Flamingos are rather a comical bird from my point of view. When I need to pick an animal, for what ever reason I usually choose the flamingo. Their ridiculously long legs which bend the wrong way and their gorgeous feminine pink colour made me really excited to see flamingos in the wild. Last year I was lucky enough to experience seeing Flamingos in their natural habitat. That is right, not in a zoo, but a real flamingo ‘safari’ in Bolivia.
After a full days driving, we reached our stop. In the middle of absolutely no where near the Chilean-Bolivian border, the driver pulled up along side a bright pink lake. Sure enough, wading in the shallow waters of the lake were hundreds of flamingoes! It was a very surreal moment. Not only were the flamingoes amazing to see, but the landscape was incredible. In this particular region of Bolivia, the ground contains very high concentrations of metals meaning not many plants can grow. The bare mountains surrounding the lake in contrast with the bright blue, clear sky was an amazing sight. Here were no signs of human life for hours (except for us of course) making for a special moment with the flamingoes!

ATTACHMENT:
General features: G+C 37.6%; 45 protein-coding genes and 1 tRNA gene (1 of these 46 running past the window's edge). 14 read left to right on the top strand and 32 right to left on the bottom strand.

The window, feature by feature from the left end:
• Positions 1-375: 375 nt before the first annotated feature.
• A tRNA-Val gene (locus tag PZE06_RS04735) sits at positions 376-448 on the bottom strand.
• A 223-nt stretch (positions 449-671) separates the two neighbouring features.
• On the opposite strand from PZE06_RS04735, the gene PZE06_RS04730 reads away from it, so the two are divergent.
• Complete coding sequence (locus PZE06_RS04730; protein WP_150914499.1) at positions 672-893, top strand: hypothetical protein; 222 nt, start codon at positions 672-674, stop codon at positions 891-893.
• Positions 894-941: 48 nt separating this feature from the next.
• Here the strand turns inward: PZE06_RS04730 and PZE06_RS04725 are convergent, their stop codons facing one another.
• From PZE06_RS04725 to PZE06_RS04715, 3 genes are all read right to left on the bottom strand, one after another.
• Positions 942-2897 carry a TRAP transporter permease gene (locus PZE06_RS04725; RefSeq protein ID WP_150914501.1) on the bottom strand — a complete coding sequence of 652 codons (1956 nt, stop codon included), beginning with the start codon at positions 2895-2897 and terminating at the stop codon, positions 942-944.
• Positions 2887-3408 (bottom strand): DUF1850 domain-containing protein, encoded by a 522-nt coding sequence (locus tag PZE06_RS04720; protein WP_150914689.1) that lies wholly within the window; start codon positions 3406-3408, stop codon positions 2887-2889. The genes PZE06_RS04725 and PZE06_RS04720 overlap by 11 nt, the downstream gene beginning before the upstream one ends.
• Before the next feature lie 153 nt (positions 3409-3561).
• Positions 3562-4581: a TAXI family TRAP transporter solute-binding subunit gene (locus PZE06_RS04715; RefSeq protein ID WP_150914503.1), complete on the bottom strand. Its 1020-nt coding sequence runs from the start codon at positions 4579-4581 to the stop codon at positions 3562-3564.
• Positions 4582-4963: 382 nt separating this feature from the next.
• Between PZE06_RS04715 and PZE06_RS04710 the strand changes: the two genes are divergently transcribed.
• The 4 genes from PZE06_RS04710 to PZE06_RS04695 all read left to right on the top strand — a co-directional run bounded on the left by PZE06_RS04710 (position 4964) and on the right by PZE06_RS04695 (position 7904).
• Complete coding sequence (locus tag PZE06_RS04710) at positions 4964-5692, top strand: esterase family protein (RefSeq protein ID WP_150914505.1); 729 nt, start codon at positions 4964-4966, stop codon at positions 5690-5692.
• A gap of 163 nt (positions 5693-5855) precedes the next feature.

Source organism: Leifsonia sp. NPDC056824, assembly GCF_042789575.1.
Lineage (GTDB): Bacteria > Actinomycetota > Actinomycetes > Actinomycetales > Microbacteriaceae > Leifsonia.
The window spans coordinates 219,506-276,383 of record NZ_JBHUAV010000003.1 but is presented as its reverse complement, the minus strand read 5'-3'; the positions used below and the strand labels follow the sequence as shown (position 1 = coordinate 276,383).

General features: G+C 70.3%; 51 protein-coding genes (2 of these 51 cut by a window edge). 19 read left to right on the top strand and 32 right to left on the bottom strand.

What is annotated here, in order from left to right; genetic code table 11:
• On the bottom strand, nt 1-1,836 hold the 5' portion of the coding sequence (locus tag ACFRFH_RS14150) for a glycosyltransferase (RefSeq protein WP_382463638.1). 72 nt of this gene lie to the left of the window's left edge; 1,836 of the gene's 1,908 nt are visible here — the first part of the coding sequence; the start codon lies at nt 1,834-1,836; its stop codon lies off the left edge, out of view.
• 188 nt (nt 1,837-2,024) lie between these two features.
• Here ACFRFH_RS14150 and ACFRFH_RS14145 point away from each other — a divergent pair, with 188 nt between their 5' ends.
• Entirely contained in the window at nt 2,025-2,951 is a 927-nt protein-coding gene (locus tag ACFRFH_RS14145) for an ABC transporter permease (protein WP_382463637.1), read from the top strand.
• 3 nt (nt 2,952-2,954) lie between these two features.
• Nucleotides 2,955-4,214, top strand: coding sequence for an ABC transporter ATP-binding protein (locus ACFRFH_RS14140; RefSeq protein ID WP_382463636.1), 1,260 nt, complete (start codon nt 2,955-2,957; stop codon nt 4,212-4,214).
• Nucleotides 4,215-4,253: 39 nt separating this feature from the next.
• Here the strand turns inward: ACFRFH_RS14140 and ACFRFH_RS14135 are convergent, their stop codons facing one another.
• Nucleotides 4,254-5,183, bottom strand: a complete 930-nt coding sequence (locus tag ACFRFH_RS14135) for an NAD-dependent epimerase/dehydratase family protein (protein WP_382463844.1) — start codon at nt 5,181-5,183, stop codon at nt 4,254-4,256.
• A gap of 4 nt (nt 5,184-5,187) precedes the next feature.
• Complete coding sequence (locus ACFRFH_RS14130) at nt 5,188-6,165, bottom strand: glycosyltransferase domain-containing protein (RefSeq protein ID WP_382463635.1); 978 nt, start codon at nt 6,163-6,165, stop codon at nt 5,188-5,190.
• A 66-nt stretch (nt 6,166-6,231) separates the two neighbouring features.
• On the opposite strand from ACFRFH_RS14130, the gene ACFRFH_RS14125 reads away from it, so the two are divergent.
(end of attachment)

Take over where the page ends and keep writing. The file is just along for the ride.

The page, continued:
Some interesting things about flamingoes:
- A “flamboyance” is the term for a group of flamingos.
- A flamingo lays only 1 egg per year.
- A baby flamingo is born either grey or white andcan take up to 3 years to reach the gorgeous pink colour.
- Flamingos are pink in colour due to caretenoid pigments in their food.
- Shrimp, plankton, algae and crustaceans are common on a flamingos menu.
- The tallest of the flamingo species can reach up to 150cm tall. There are 6 species.
- A flamingos “knee” which looks as though it bends the wrong way is actually an ankle. Their knees sit up very high and are usually not visible.
- A flamingo can live to be 30 years old.
- Some flamingo species are being threatened by humans hunting them for their decorative feathers, eggs or for meat. It is estimated that only 30 000 Andean flamingos are left in the wild.